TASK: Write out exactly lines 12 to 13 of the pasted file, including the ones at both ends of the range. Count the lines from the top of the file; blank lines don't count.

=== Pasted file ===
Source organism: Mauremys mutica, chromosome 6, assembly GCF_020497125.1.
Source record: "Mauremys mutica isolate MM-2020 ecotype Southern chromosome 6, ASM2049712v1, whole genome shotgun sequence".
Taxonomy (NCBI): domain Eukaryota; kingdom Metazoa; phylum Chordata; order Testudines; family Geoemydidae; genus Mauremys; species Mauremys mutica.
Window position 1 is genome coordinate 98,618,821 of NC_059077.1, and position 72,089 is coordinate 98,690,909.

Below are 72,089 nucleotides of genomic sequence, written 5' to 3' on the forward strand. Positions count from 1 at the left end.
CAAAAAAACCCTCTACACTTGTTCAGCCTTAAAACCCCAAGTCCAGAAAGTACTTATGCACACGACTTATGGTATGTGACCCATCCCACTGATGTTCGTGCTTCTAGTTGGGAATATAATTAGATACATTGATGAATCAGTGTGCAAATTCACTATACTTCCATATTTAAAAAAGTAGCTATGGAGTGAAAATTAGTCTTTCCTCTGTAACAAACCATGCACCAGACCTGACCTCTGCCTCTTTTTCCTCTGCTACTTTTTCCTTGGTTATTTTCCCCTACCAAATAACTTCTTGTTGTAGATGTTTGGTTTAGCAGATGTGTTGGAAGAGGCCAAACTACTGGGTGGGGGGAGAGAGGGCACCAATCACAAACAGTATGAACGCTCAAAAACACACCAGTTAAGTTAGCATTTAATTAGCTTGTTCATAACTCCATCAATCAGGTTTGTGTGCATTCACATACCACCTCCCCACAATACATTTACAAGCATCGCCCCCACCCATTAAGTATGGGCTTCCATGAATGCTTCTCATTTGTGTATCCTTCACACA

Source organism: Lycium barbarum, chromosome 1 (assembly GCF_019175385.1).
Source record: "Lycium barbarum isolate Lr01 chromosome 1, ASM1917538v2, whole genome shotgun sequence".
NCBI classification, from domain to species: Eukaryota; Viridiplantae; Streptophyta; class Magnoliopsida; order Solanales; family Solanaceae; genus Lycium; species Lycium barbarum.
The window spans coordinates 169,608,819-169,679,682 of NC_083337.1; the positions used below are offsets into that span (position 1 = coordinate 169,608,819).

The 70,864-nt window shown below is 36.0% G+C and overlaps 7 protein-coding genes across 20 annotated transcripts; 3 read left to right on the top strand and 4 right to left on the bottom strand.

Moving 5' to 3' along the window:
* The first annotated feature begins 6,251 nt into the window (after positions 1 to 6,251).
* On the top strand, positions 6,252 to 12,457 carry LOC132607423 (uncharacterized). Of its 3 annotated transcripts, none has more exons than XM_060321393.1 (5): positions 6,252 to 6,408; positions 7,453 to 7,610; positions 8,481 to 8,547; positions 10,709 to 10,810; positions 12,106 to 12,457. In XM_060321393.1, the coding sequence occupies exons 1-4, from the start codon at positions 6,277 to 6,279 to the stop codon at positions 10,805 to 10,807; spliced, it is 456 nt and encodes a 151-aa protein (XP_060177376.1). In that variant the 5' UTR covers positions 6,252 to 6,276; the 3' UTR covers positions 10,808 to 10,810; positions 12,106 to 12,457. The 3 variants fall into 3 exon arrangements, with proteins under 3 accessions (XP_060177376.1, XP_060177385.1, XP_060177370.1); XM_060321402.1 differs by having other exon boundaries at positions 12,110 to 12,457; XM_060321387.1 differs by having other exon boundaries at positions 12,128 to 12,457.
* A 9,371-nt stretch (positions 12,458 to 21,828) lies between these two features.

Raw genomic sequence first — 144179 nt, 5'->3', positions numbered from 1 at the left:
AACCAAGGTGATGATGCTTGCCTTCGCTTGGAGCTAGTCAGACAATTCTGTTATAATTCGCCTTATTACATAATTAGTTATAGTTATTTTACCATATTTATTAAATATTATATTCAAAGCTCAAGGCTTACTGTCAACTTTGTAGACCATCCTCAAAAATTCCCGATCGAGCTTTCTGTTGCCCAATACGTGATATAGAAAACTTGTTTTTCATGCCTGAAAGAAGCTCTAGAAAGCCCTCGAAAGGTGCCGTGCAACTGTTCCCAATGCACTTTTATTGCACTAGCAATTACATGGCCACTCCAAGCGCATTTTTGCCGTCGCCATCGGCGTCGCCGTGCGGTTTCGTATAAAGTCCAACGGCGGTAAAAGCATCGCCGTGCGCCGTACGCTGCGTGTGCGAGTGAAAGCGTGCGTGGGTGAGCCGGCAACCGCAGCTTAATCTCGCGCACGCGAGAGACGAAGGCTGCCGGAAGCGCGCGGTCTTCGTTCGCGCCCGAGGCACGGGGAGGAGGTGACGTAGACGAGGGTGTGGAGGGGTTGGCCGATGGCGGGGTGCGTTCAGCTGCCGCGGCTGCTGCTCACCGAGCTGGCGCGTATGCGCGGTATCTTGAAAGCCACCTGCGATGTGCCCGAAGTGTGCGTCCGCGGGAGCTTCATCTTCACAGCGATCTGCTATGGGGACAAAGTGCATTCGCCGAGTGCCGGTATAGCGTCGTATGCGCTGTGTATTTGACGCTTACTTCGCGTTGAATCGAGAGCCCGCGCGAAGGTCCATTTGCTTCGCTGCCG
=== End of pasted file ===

Moving 5' to 3' along the window:
* The first annotated feature begins 6,251 nt into the window (after positions 1 to 6,251).